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As citizens and the media are demanding to see video of the police-involved shooting of Andrew Brown Jr. a judge has denied the request.
The decision came on Wednesday as tensions in Elizabeth City, North Carolina, where the shooting took place, are growing daily.
Judge Jeffrey Foster denied a request from the media to release the police body camera footage, saying that the media companies do not have standing in the case and that the videos are “of a highly sensitive nature,” The New York Post reported.
Here's part of Pasquotank County Judge Jeffrey Foster's ruling on bodycam footage in the Andrew Brown Jr. case.
He ruled the video be held from public release for "no less than 30 days and no more than 45 days."
— WAVY TV 10 (@WAVY_News) April 28, 2021
Brown’s family viewed a redacted version of the footage Monday morning — but it was only a 20-second clip of the fatal police shooting in Elizabeth City.
The deadly encounter unfolded Wednesday when Pasquotank County sheriff’s deputies who were serving a warrant on Brown, 42, opened fire as he drove away…
Sheriff Tommy Wooten said his officers were attempting to serve Brown, a dad of seven, with drug-related search and arrest warrants, using information from an informant including on drug purchases, USA Today reported, citing court documents.
District Attorney Andrew Womble said that he disagreed with Brown’s family and its attorneys that the car was stationary when police opened fire.
He said that he witnessed on the video Brown’s vehicle striking officers before they shot at him.
“As it backs up, it does make contact with law enforcement officers,” the district attorney said, as he said the care stopped, then moved again.
“The next movement of the car is forward, it is in the direction of law enforcement, and makes contact with law enforcement. It is then and only then that you hear shots,” the district attorney said.
The judge said that the hold on releasing the videos will lst no less than 30 days and no more than 45 days, meaning that the video will be seen by the media within the next two months.
“The release at this time would create a serious threat to the fair, impartial and orderly administration of justice,” the judge said. “Confidentiality is necessary to protect either an active internal or criminal investigation or a potential internal or criminal investigation.”
“The court will, in its discretion, consider at that time further release of the video based on the factors as they exist at that time,” he said.
The attorney for the media companies, Michael J. Tadych, argued that there was an “absolute public interest” in seeing the videos.
“The petitioners are not here to indict or vindicate law enforcement. The petitioners are not here to indict or vindicate Mr. Brown,” the attorney said.
“They are here in the interest of advocating for transparency in the hopes of aiding a national conversation we find ourselves in about citizens’ interaction with police,” he said.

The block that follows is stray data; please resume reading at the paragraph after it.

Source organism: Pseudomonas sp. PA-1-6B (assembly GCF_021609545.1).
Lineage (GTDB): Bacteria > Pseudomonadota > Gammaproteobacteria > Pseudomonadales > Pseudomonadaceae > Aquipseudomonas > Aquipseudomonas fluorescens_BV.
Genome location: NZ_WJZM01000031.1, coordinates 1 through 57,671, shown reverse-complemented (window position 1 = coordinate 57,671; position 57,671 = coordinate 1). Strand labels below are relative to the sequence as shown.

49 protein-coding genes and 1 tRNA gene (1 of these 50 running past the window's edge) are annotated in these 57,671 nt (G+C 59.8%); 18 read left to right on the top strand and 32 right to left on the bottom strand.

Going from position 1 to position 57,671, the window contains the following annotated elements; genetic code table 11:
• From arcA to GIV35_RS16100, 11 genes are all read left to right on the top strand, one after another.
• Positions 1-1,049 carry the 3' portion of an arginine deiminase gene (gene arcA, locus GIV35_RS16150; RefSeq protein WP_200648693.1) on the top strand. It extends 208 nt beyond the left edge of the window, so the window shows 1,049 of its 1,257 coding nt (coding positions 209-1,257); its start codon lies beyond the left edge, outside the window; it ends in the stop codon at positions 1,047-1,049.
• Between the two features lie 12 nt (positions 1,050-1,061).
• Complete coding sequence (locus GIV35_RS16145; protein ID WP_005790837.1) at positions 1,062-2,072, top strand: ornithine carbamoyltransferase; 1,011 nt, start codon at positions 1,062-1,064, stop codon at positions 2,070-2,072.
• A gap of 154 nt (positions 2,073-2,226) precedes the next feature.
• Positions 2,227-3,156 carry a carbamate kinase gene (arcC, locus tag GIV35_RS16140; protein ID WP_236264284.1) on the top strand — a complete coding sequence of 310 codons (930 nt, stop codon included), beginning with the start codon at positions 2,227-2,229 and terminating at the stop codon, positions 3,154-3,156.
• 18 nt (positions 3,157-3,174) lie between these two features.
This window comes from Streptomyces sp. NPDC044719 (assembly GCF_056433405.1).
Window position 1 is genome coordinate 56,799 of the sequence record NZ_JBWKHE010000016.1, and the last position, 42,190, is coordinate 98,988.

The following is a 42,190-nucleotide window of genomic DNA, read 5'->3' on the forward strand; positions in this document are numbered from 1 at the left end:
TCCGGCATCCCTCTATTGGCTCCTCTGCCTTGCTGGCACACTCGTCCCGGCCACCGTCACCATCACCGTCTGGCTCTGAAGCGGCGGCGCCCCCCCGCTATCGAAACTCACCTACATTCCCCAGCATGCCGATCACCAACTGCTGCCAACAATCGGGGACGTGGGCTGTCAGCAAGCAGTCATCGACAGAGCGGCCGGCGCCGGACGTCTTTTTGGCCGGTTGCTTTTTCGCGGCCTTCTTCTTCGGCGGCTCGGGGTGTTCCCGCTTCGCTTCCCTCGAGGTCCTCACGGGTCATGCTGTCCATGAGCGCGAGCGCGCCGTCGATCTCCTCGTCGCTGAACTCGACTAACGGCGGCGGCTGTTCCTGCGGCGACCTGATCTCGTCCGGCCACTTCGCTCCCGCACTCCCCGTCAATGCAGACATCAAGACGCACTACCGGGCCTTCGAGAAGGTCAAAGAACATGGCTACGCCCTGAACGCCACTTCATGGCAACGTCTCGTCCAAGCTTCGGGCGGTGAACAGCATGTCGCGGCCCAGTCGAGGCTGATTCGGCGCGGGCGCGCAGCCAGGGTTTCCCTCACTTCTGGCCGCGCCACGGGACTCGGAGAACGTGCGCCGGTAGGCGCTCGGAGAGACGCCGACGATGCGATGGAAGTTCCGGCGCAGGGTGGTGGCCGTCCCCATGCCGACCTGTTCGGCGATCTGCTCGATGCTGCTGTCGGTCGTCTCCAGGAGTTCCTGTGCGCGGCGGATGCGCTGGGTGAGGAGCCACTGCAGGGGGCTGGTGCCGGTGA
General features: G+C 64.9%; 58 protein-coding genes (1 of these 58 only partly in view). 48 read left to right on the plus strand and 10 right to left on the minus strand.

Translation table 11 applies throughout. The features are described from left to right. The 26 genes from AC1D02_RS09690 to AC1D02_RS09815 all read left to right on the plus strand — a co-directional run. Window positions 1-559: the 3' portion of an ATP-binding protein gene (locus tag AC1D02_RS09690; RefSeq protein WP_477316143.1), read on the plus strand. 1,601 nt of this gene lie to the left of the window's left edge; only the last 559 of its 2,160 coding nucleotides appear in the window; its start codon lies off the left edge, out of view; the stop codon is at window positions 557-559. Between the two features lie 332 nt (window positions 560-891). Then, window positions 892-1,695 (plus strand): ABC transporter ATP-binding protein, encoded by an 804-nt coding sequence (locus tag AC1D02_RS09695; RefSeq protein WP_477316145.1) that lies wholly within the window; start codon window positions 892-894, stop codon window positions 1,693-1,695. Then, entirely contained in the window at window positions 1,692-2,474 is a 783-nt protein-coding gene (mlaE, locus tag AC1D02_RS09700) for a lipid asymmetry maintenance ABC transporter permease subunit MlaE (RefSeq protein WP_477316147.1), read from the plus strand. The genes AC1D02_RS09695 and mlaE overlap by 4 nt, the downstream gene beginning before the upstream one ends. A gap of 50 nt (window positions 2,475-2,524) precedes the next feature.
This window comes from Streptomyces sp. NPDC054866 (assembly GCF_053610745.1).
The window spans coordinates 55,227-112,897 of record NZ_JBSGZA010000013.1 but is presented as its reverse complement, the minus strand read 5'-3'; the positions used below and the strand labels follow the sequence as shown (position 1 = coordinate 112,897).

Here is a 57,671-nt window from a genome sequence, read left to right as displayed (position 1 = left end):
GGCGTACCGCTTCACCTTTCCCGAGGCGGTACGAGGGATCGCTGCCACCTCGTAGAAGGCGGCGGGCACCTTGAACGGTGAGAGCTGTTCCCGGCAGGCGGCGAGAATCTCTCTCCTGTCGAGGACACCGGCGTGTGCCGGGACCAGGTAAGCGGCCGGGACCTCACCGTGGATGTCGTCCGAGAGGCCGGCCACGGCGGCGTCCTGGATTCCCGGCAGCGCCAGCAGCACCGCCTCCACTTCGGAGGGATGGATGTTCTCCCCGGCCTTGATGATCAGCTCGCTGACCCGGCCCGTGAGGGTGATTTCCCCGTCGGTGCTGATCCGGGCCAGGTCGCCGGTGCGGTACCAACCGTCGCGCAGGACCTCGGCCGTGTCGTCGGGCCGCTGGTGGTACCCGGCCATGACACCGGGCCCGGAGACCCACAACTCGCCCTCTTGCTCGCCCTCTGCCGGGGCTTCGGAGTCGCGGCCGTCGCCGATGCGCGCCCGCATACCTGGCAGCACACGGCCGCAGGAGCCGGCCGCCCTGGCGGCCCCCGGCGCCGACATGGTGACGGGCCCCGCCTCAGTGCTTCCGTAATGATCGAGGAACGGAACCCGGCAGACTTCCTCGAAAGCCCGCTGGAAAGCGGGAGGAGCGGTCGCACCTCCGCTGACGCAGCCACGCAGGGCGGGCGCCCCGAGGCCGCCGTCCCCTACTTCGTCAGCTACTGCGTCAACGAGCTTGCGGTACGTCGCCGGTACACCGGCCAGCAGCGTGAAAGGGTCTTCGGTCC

In preparation for the possible release of the body camera footage, Elizabeth City declared a state of emergency.
“Mayor Bettie Parker declared a state of emergency in Elizabeth City ahead of deputies releasing bodycam footage of Andrew Brown Jr.’s death, an incident that officials say could cause civil unrest,” WTKR reported.
A planned peaceful protest began at 7 a.m. at the Pasquotank County Public Safety Building on Monday.
The video is set to be viewed by Brown’s family and their attorney at the Pasquotank County Sheriff’s Office at 11:30 a.m., and a news conference will immediately follow.
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Officials note in a document, that protesters have the right to peacefully assemble and the City of Elizabeth City will protect that right.
According to a news release, all law enforcement officers, emergency services personnel, and city employees are subject to Elizabeth City’s control and must comply with the City of Elizabeth City’s Emergency Operation Plan for public safety.
“My co-council has spoken with the family directly about the issue, but I do know that they are pleased and have requested to see the recording,” the family’s attorney Wayne Kendall said.
“It’s part of the healing process to know what happened to a loved one who was tragically gunned down in the manner Mr. Brown was gunned down, so it’s a start but it’s bit much to say that it will bring closure,” he said.
“We’re glad that state law allows us to provide a private viewing of the body camera footage to the family of Mr. Brown and after we received their request on Sunday evening, we began working immediately to make that happen as soon as possible. The law also allows us to blur some faces on the video and that process takes time. Pursuant to N.C. Gen. Stat. Section 132- 1.4A, this may be done when necessary to protect an active internal investigation. As soon as these redactions are complete, we will allow the family to view this footage. We hope this occurs today, but the actual time will be driven by the completion of the redactions. We are also continuing to seek transparency within the law and continue our efforts to get a court order that would allow the video to be released to the public,” Pasquotank County Attorney R. Michael Cox said.